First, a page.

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"I am not a Napoleon Bonaparte," said former Liberian rebel


A former rebel commander in Liberia’s civil war is denying allegations that he is recruiting Liberian ex-combatants to fight as mercenaries in Ivory Coast. Ivorian newspapers have recently been reporting that Joe Wylie, who also served as deputy defense minister in Liberia’s last transitional government, has been running a mercenary operation. But Wylie tells VOA English to Africa reporter James Butty he has only been minding his own business.

“As a matter of fact in Liberia, it was stated that I’m in Ivory Coast trying to train people to come and invade Liberia. In Cote d’Ivoire, they say I’m recruiting people to come and invade Cote d’Ivoire. I am not a Napoleon Bonaparte to be trying to conquer so many different countries at the same time," Wylie said.

Wylie, who is currently living in Accra, Ghana, says he took a fellowship with King’s College in London and the African Security, Dialogue, and Research in Accra to write a book about his experiences and reflections. He said the groups were impressed with his work, particularly during the restructuring of the Armed Forces of Liberia in the last interim government.

Wylie said allegations that he is recruiting mercenaries were first made in the media by former Liberian warlord Prince Johnson who is now a senator in Liberia. But Wylie says he has not traveled to Ivory Coast in recent months.

“I’ve been in Ghana since the 20th of August, and the only time I stay in Ivory Coast is the 30 minutes I stay in Bel View Airlines in transit. How can I leave all these opportunities to go in the bush and get bitten by mosquitoes trying to train people? That is a false allegation. That’s what I’m trying to say. And I really regret that such allegations will be spread over the world about me. That’s not me,” Wylie said.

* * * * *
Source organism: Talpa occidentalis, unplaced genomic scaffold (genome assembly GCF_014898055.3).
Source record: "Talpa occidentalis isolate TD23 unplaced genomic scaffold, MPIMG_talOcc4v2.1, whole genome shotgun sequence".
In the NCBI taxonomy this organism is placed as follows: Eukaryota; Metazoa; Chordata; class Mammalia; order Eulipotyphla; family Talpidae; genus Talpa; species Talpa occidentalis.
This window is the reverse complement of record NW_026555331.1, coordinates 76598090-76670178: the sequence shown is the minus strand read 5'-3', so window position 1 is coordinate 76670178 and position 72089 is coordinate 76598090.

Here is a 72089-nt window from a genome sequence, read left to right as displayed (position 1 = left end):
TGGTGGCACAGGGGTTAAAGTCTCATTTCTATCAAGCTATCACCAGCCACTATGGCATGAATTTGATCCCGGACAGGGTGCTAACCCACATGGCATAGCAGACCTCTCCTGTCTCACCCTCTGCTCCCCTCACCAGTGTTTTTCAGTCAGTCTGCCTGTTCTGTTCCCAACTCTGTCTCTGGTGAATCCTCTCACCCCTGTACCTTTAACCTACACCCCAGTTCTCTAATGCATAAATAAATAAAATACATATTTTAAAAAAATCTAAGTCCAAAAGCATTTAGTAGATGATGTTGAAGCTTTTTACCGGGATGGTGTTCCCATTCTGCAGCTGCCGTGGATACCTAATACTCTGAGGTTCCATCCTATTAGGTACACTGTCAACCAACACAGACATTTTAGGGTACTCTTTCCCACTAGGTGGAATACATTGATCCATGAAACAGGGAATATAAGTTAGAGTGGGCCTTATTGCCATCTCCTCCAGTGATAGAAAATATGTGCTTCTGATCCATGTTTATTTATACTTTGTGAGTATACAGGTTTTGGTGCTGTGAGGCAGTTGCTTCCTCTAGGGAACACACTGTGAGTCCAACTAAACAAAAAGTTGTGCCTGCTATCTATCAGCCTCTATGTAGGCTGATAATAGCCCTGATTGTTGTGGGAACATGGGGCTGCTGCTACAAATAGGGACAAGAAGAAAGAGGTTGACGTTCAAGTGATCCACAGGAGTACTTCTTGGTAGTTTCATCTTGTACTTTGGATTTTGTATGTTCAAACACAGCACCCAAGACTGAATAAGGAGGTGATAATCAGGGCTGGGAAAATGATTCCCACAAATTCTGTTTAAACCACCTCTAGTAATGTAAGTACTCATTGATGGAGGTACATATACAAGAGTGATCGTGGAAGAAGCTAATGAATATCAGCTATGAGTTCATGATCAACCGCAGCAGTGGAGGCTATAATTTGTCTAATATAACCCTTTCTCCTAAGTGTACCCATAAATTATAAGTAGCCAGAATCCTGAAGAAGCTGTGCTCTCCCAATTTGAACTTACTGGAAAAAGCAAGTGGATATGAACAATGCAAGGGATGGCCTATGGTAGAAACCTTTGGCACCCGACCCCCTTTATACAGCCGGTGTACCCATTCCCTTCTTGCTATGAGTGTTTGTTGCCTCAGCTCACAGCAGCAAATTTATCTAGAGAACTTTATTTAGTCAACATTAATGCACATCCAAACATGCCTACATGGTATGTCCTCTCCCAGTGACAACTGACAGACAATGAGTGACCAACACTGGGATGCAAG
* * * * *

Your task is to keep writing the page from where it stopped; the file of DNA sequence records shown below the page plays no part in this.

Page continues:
Wylie denies he’s disgruntled because he did not get a job with President Ellen Johnson Sirleaf’s government.

“As a matter of fact, I’m in support of the particular government that is in power right now. I worked at the ministry of defense to stabilize the situation when things were tough, and we handed over to an elected government. I have no reason whatsoever to be trying to do training of Liberians. I don’t think [President] Ellen Johnson Sirleaf has given anybody any reason to organize armed insurrection against her government. Now, as you will know, MODEL (Movement for Democracy in Liberia, one of the rebel groups that fought to overthrow Charles Taylor) came from Cote d’Ivoire. Why does Laurent Gbagbo or anybody in Cote d’Ivoire need me to recruit people that they already knew? I mean it just doesn’t make sense. The problem in Cote d’Ivoire is a serious problem, and I think we should all keep our eyes open so that it doesn’t have a spillover effect and affect our own peace process in the country,” Wylie said.

Wylie said he accepted a fellowship to write his memoir because he has turned a page in his life and wants to repossess “the intellectual side of Joe Wylie.”

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